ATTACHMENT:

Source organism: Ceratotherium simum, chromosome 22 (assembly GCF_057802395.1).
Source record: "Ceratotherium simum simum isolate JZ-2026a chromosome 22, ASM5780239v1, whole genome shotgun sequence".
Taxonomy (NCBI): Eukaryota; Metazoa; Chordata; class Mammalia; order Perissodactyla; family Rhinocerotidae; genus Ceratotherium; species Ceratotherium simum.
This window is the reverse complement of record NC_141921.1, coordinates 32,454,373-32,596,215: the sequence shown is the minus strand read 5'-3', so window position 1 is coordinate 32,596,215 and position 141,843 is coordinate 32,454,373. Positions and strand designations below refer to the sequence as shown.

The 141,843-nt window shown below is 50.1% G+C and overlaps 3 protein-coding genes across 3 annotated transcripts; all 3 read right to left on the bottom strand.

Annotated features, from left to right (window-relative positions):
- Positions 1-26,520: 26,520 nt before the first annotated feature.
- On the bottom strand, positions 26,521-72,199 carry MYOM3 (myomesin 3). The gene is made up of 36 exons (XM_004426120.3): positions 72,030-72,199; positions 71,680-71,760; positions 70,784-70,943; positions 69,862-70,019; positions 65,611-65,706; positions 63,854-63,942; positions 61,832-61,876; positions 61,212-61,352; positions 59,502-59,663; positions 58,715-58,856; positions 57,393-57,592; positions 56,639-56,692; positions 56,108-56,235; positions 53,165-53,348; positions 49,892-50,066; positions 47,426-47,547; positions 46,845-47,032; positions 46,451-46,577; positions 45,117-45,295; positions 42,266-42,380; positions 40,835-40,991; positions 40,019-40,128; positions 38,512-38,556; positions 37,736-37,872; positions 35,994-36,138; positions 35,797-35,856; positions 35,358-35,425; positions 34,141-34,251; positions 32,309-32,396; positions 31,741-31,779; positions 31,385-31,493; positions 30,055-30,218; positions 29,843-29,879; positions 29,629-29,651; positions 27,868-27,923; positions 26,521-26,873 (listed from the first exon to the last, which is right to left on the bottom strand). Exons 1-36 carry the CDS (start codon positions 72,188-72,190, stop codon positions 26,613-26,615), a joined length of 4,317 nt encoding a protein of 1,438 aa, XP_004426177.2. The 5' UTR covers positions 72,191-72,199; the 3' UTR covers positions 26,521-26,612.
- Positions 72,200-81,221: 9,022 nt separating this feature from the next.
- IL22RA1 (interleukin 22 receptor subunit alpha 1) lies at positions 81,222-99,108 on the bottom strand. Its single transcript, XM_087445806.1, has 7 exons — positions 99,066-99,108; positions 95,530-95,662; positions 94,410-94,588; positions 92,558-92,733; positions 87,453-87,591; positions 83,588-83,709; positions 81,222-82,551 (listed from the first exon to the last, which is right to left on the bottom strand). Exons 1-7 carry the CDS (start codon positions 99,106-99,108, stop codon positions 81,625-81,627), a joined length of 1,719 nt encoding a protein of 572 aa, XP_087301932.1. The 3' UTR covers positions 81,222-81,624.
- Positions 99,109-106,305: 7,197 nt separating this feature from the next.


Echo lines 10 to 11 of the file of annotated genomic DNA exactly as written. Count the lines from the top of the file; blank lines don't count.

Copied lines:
- IL22RA1 (interleukin 22 receptor subunit alpha 1) lies at positions 81,222-99,108 on the bottom strand. Its single transcript, XM_087445806.1, has 7 exons — positions 99,066-99,108; positions 95,530-95,662; positions 94,410-94,588; positions 92,558-92,733; positions 87,453-87,591; positions 83,588-83,709; positions 81,222-82,551 (listed from the first exon to the last, which is right to left on the bottom strand). Exons 1-7 carry the CDS (start codon positions 99,106-99,108, stop codon positions 81,625-81,627), a joined length of 1,719 nt encoding a protein of 572 aa, XP_087301932.1. The 3' UTR covers positions 81,222-81,624.
- Positions 99,109-106,305: 7,197 nt separating this feature from the next.